Social contact and geographical movement have been widely studied since ancient times. Conducting business across cultures and expatriation are becoming more popular and ry. As a result of those cultural interactions, individuals face multiple challenges, changes, and social encounters with people from other countries and cultures. The challenges are even greater when those individuals are organizational leaders leading companies or departments in foreign countries. Changes in emotional and professional adjustment to a new country could lead to a serious culture shock process. Literature on culture shock and cultural adjustment shows that individuals could face adverse psychological consequences as a result of failing to adjust to the new culture (Hofstede, 1980; Mendenhall, Bird, Oddou, & Stevens, 2008; Oberg, 1960). This mixed-methods research studies whether culture shock relates to intercultural effectiveness of organizational leaders who are Spanish nationals working in the pharmaceutical industry in the United States (U.S.). Research instruments measure the organizational leader’s level of intercultural effectiveness, and the degree to which the leader is experiencing culture shock. Quantitative data was collected using the Intercultural Effectiveness Scale (Mendenhall et al., 2008), and the Culture Shock Adaptation Inventory II (Juffer, 1985). Qualitative data was collected from in-depth interviews via e-mail to document the experience of Spanish organizational leaders working as expatriates in the pharmaceutical industry in the U.S.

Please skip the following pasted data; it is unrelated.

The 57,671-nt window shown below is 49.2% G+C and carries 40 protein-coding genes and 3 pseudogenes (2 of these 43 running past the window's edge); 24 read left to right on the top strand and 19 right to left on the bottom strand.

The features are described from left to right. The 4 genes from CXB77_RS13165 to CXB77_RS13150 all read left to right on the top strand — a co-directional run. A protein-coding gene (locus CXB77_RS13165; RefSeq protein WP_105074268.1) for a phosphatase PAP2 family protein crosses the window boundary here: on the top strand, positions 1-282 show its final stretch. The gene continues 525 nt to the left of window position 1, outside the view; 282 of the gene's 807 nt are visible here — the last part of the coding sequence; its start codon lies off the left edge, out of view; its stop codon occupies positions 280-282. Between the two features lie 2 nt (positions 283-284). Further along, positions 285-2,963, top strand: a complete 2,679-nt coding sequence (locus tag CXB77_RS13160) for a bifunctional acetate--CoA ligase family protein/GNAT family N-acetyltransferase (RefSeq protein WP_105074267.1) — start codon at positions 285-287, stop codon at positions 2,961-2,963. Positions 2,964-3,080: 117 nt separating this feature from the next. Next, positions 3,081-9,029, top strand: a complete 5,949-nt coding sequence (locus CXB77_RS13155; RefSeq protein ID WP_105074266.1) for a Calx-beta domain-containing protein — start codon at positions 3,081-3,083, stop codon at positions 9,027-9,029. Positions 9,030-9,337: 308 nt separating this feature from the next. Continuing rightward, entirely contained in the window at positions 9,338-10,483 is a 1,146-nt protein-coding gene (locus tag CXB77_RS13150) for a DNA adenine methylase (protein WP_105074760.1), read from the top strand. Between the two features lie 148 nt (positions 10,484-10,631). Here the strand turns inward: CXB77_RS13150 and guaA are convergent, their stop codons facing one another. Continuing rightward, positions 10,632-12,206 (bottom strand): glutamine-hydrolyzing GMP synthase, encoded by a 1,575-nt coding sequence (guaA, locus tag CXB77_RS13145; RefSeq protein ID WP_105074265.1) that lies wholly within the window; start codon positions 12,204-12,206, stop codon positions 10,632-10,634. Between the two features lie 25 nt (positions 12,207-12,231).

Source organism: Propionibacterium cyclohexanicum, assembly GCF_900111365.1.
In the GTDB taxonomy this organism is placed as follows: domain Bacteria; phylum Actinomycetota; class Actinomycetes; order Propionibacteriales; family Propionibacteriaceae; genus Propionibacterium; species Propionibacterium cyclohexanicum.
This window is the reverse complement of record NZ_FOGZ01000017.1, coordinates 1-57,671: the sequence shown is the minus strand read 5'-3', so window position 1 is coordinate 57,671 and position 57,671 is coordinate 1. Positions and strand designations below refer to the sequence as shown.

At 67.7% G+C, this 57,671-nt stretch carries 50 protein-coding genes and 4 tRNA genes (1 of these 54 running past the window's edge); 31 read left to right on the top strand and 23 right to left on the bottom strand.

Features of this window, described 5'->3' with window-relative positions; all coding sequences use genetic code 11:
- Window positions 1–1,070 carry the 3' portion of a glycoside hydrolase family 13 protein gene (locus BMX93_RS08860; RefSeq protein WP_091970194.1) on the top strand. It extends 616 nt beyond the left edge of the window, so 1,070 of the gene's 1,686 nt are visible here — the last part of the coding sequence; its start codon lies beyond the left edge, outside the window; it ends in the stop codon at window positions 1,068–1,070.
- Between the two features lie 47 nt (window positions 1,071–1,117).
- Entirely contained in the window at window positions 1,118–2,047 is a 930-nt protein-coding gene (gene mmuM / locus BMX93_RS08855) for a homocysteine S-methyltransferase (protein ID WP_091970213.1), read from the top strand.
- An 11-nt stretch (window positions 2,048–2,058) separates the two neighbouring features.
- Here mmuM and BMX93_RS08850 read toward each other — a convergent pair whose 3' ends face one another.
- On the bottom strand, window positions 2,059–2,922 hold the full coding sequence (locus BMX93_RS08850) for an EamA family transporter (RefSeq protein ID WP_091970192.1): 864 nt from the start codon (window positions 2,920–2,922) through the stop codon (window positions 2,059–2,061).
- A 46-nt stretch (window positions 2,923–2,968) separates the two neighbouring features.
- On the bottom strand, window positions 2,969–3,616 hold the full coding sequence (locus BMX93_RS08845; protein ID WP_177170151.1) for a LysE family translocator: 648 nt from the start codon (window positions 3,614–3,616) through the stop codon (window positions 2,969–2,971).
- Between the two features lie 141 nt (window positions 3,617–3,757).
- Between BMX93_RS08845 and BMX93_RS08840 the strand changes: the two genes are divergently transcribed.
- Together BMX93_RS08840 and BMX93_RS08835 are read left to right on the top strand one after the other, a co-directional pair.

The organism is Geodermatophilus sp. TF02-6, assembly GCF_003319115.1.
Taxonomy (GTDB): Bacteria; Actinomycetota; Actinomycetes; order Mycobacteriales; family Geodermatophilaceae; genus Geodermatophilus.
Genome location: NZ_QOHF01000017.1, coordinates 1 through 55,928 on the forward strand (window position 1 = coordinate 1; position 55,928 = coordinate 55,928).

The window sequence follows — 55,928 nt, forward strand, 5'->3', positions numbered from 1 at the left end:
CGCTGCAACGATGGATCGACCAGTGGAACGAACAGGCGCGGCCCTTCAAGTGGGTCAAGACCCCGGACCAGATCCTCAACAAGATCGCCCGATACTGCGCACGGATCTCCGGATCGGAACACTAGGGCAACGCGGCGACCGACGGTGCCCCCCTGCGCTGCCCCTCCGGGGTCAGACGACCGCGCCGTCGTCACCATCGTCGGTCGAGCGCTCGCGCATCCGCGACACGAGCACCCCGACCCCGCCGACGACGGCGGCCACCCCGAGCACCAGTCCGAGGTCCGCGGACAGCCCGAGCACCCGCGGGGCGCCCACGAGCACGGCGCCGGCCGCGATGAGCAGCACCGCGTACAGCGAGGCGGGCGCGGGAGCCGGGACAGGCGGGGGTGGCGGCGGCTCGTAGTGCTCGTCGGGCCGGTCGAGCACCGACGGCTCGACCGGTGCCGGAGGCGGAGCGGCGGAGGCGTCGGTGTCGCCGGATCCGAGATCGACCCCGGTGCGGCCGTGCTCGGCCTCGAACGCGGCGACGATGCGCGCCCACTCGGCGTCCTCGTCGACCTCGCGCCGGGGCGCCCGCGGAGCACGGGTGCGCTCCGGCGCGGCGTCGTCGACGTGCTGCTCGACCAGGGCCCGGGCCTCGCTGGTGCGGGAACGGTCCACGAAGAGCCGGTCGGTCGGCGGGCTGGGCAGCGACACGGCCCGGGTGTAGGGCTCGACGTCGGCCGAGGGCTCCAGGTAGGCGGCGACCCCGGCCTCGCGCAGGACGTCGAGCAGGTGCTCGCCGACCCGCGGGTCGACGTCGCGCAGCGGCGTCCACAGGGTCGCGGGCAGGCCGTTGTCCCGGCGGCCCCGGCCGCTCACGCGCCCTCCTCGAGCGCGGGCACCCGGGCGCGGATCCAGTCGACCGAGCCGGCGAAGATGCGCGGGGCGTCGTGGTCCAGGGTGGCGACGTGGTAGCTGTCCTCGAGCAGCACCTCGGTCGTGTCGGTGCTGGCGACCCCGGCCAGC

|Commitee:||Fuller, James O., Johnson, Boyd|
|School:||Indiana Wesleyan University|
|School Location:||United States -- Indiana|
|Source:||DAI-A 77/12(E), Dissertation Abstracts International|
|Keywords:||Cultural effectiveness, Culture shock, Latinos, Leadership, Pharmaceutical industry|
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